Labour parties

Steve Painter and Rose McCann spainter at optushome.com.au
Fri Sep 20 20:00:28 MDT 2002


Phil Ferguson wrote:

>>So, my argument tends to be that the contradiction between a capitalist
programme and a working class social composition and base was resolved when
Labour parties began administering capitalism.>>

Rogernomics, an unusually virulent strain of neo-liberalism, administered by
Labour government Finance Minister Roger Douglas, did severe and probably
permanent damage to the NZ Labour Party.

This was probably possible because NZ's mainly agricultural economy was
permanently depressed. At the time it was probably the Portugal or Ireland
of the South Pacific -- one of the poorer advanced capitalist countries.
After Cuba, it was probably the old-car capital of the world. Workers had
cars, but many of them were rust-buckets from the 1950s. This was because
foreign exchange was chronically short and imports severely limited.

Rogernomics promised a miracle cure, and within a very short time destroyed
most of the old welfare state apparatus and along with it much of the
traditional Labour Party. The attack on unionism was so ferocious that most
of the unions disaffiliated and the Alliance arose to fill the gap filled by
the traditional Labour Party.

Alerted and sobered by this, the Australian trade union movement allowed
much less freedom to the Labor Party governments of Bob Hawke and Paul
Keating, even when neo-liberalism was in its first flush. That's not to deny
that the Hawke-Keating Accord with the trade unions seriously weakened the
union movement.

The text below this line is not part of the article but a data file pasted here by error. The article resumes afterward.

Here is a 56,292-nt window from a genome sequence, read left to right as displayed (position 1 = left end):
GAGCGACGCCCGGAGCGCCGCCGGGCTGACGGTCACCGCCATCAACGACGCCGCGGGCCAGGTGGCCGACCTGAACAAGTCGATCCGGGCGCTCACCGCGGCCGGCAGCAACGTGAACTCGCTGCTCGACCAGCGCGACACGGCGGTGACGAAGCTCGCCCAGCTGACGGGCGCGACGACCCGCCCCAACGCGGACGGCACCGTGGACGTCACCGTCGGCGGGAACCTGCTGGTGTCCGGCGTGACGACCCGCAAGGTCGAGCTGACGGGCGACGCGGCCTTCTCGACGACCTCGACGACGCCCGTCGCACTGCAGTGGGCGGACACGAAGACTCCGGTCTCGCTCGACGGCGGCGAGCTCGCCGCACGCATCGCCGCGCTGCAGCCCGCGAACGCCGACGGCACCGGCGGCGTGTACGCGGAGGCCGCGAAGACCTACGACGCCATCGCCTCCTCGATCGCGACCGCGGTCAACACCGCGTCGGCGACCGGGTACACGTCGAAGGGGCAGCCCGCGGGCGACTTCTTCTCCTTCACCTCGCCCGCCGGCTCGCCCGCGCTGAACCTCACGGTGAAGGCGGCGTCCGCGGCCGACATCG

The problem with Phil's analysis is that it doesn't tell us what to do about
the fact that most of the working class still votes Labour, even in NZ,
where Labour has been most gutted by its betrayals of working-class
interests.

All the leftie feel-good stuff about how rotten Labour is gets us nowhere if
it leads to no tactical conclusions other than exposure and denunciation by
tiny groups of Marxists. That hasn't worked for the past 80 years or so, and
there's little sign of it working now. Even the Scottish Socialist Party is
not seriously challenging Labour's hegemony over working class votes.

Even in NZ it's not at all clear that the working class is finished with the
Labour Party, and it's even less the case in Australia and Britain. This is
reflected in phenomena such as the rise of the "awkward brigade" of militant
trade union officials in Britain over the past couple of years (for more,
see http://www.redpepper.org.uk/tradeunion-leaders.pdf ) and the development
of militant leaderships in some Victorian and WA unions in Australia.

The main leaders of the awkward brigade are mostly Labour Party members,
with one or two Socialist Alliance supporters. The political outlook is
similar in the new militant leaderships in Australia. Most of the leaders of
this current are in the Labor Party, or at least recognise that the forums
of the Labor Party can't be ignored, if only for defensive reasons.

In immediate terms, the awkward brigade and others in the British Labour
Party are causing difficulties for Blair in his support for Bush's Iraq war
drive. This is not a small question. If war is to be avoided, the position
of Britain as Bush's only reliable imperialist ally of importance (on this I
agree with Labor leader Simon Crean, if Britain is the bulldog among US
allies, Australia is the lapdog).

So the "middle-class yuppies" etc, in the British unions and Labour Party
(in combination with independent antiwar movements, of course) may yet prove
vital in stopping war in the Gulf -- one of the major objectives of the most
powerful sector of world capitalism. That's still being played out, and one
of the important battles is being fought inside the Labour Party.

Theories about the labour parties are useless if they're not a guide to
practice, and practice would seem to dictate at the moment that Marxists
should support the antiwar wing of the Labour Party. It certainly looks like
contradictions between working-class support and capitalist policies are
still being played out in the British Labour Party.

Incidentally, Phil, what is your definition of working class and middle
class? I thought those who relied on selling their labour power to make a
living were the working class. You seem to have some refinement on this
definition that excludes quite a lot of people in this category.

Steve Painter


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